Election Recap – 2008


The 2008 presidential campaign was the twelfth such campaign that I have been privileged to oversee in Montgomery County. Montgomery County has not always supported the Republican Party ticket. Democrat Lyndon Johnson handily won the county in 1964 on his way to becoming the President and in 1968 Independent candidate George Wallace carried the county followed closely by Republican Richard Nixon. Democrat Hubert Humphrey came in a distant third but barely lost the presidential race to Nixon. The Republican candidate for president has won the county in every election since 1968 despite the fact that all the county offices were occupied by Democrats until 1978. Montgomery County has retained its right of center stance under both Democrat and Republican control of county government.

On behalf of the Montgomery County Republican Party, I want to congratulate Senator Obama and his local supporters on his hard earned, historic victory. Republicans respect the office of the presidency regardless of the occupant. There will be disagreement over policies but we will strive to keep the debate civil and respectful. Congratulations are also extended to the hundreds of McCain-Palin volunteer workers who helped distribute thousands of yard signs and bumper stickers, walked precincts, completed nearly 20,000 phone calls and stamped thousands of postcards. Hats off to all the campaign workers, both Democrat and Republican!

How did Montgomery County perform in 2008? The statistics might surprise some, especially those who were hoping for a strong showing by Senator Obama.

In 2008 the McCain-Palin ticket received 119,884 (75.94%) votes; the Obama-Biden ticket received 36,703 (23.25%) votes; Libertarian Barr-Root received (0.60%) 953 votes and there were 307 (0.17%) write-In votes. Sixty-six percent of the total vote of 155,847 was cast during the early voting period. There were 82,126 (68.7% of the total Republican vote) straight Republican ticket votes cast and 21,108 (57.8% of the total Democrat vote) straight Democrat ticket votes cast. Voter turnout percentage in the county was 65.25% compared to 59.3% statewide, a 5.95% difference.

In 2004 Bush-Cheney received 104,654 votes (78%) in the county and Kerry-Edwards received 28,628 (21.4%) votes. In spite of the large vote (31,000) in the 2008 Democrat Primary election, the Obama-Biden ticket only increased their 2008 percentage of the General election vote by 1.85%. When compared to 2004, the Republican ticket received 15,230 more votes in 2008 while the Democrat ticket received only 8,075 more votes. The Republican ticket increased its margin of victory in 2008 to 81,921 votes compared to the 75,320 margin in 2004, a difference of 6,601 votes. Of the 254 counties in Texas, none delivered a greater vote margin than Montgomery County. Collin County was second with a 76,000 vote margin and Tarrant County was third with a 73,000 vote margin. Nationally, of all the counties in the States that McCain-Palin carried in 2008, only two counties exceeded the margin of victory produced by Montgomery County. They were McCain’s home County of Maricopa, Arizona and Utah County in Provo, Utah. Montgomery County is arguably the most Republican County in Texas, the most important Republican State in the nation.

When compared to counties of near equal size and demographics, Montgomery County surpassed both Denton and Collin County in the percent of vote for Republican candidates for President/Vice-president and all other statewide candidates. Montgomery County’s percentages ranged from a high of 75.98% to a low of 72.76%; Denton County’s percentages ranged from a high of 62.98% to a low of 59.44%; and Collin County’s percentages ranged from a high of 64.42% to a low of 60.72%.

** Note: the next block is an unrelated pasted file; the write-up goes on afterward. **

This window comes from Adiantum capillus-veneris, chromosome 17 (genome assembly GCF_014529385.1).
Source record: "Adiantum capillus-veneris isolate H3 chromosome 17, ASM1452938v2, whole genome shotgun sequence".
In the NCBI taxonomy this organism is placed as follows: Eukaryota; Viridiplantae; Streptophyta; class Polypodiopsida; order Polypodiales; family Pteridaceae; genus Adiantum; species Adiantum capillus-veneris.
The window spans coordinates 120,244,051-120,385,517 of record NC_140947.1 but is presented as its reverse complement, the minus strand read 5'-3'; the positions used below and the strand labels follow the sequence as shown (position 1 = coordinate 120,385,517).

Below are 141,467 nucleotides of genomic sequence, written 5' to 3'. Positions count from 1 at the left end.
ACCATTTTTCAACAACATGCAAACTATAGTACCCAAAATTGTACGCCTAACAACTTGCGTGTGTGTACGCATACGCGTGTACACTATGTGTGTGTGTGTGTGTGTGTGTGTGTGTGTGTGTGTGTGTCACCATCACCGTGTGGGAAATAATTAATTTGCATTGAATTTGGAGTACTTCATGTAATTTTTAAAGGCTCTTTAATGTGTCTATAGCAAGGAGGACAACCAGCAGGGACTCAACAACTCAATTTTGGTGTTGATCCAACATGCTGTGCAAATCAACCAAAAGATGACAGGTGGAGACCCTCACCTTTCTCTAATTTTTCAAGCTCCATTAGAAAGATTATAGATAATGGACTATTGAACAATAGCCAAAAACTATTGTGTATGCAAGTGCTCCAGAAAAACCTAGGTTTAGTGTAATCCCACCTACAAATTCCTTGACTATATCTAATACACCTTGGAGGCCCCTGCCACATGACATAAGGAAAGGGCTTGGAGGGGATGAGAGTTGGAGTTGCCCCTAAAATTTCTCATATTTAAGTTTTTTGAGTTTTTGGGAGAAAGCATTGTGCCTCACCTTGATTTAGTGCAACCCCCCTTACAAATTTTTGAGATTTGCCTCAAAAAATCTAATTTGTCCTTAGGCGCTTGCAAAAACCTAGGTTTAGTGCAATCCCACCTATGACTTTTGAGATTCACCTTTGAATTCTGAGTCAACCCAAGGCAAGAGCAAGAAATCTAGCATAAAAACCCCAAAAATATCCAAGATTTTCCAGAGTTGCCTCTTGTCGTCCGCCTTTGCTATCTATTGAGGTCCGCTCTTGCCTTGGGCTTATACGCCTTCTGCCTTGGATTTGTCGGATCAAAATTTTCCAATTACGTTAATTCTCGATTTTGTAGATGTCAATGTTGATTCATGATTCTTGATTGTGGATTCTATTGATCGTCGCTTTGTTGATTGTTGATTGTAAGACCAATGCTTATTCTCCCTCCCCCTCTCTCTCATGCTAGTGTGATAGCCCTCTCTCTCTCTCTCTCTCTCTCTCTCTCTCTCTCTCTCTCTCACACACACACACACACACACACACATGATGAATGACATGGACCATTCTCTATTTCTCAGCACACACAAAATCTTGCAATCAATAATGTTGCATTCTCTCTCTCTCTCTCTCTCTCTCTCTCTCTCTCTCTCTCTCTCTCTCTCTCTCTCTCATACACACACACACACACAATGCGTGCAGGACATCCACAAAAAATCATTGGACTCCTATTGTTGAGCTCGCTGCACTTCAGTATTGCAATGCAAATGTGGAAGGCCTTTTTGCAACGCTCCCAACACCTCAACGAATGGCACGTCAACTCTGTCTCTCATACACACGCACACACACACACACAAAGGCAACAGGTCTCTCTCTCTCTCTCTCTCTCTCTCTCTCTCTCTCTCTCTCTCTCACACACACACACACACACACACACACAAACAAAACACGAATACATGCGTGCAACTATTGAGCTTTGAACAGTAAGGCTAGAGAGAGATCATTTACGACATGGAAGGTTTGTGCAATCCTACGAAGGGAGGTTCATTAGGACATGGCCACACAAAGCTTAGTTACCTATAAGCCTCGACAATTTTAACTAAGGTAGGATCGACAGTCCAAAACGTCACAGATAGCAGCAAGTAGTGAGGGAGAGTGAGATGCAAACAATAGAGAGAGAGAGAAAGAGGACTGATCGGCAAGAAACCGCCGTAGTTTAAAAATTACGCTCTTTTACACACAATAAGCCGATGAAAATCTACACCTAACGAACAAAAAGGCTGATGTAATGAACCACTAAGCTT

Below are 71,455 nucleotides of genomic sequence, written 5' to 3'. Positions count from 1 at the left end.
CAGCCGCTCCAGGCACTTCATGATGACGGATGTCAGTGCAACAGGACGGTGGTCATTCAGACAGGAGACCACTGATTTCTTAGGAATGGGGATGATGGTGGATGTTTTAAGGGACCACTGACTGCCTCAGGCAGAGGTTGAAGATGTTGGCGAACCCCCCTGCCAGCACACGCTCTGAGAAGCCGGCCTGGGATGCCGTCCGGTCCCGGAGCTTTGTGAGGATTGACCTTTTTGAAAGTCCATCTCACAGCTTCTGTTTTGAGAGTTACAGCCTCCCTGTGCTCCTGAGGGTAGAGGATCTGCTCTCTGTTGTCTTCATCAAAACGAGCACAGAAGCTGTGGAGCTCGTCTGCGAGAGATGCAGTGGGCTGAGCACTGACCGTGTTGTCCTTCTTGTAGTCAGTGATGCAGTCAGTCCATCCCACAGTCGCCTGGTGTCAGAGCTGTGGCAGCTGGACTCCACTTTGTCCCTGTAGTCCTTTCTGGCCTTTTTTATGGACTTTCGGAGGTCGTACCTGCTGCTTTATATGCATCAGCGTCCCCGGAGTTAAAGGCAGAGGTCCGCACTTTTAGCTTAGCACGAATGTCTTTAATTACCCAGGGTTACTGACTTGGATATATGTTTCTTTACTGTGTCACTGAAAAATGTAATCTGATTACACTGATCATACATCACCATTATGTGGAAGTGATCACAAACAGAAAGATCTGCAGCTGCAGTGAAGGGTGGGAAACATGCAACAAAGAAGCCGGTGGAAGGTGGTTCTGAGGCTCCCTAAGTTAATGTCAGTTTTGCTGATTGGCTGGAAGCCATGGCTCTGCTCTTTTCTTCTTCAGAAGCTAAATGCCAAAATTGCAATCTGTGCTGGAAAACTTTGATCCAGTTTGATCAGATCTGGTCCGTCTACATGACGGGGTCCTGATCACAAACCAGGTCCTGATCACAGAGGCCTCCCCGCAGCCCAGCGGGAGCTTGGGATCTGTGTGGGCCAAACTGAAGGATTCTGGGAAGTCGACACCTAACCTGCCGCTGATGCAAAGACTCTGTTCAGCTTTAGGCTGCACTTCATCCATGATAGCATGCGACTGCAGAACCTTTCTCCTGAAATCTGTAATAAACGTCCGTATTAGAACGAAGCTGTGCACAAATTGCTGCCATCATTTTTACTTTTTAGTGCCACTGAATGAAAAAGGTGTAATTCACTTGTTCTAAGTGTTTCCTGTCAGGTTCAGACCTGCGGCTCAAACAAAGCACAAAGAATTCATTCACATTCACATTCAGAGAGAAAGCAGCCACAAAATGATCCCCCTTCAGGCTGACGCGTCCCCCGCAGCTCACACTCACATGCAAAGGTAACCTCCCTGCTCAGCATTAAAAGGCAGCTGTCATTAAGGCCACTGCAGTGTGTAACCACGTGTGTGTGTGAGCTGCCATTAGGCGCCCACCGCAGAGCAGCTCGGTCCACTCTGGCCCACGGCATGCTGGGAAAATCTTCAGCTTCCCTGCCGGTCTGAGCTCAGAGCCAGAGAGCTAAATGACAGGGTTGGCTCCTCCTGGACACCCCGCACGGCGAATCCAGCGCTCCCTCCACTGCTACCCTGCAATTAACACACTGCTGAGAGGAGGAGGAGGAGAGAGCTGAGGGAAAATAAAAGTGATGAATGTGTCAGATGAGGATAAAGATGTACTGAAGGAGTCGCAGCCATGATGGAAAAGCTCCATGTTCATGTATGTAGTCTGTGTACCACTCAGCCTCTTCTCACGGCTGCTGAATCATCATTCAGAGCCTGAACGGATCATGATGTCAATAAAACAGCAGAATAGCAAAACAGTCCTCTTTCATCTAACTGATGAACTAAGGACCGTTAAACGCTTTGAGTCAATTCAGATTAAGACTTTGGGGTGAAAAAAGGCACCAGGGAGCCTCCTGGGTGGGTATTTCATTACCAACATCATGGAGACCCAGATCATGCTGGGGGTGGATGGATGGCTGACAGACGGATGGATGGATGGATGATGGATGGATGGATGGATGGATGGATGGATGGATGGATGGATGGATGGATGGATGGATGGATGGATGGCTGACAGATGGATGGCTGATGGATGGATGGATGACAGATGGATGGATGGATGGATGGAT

The five precincts with the highest percent of the vote for McCain-Palin were: #72 (Bentwater) 86.8; #13 (Decker Prairie) 84.92; #74 (Hardin Store Road)) 83.35; #38 (Walden Road/Hwy. 105 West)) 83.6 & #29 (Magnolia) 83.56. McCain-Palin received over 70% of the vote in each of 71 precincts, while 23 of these precincts gave McCain-Palin over 80% of the vote. Precinct #72 (Bentwater) had the highest voter turnout percent at 85.16%. The largest number of votes cast in a precinct was 4,038 at #78 (Cochran’s Crossing/The Woodlands).

Fox Business News commentator, Neil Cavuto, seem to bring closure to the 2008 presidential election when he said on the day after the election:

“Now that the election season is over, what a fine tribute to our President. He was classy, magnanimous, a gentleman. Ripped for being out of touch, he chose just the right touch. A man whose critics say he only mangled his words conjured just the right ones. I am not talking about John McCain yesterday, I am talking about President Bush today.

McCain gave a classy speech, The President made a classy gesture. Offering only good words for the man who repudiated his run of the White House but going one better- inviting Barack and Michelle Obama to the White House to see the place, talk about the place and the pressures of the place, in private.

These were not empty words. The President took care months ago to put a transition team in place so that a smooth transfer of power could take place. President Bush was not so lucky when he was coming in. Maybe things were different then, a lot of ill will then and lots of hurtful words since then. He wasn’t running this year but it seemed everyone was running against him all year. If he minded it, he didn’t show it. A man at peace with a nation seemingly at war with him, some for good reason, others apparently lacking reason. He took nothing personally, always handling himself with dignity.

That ended the day with a quiet gesture. From the President who would be in his right to wag a finger, instead simply offered his hand.”

May GOD bless you and your family, President George W. Bush and may GOD bless our President-elect and his family.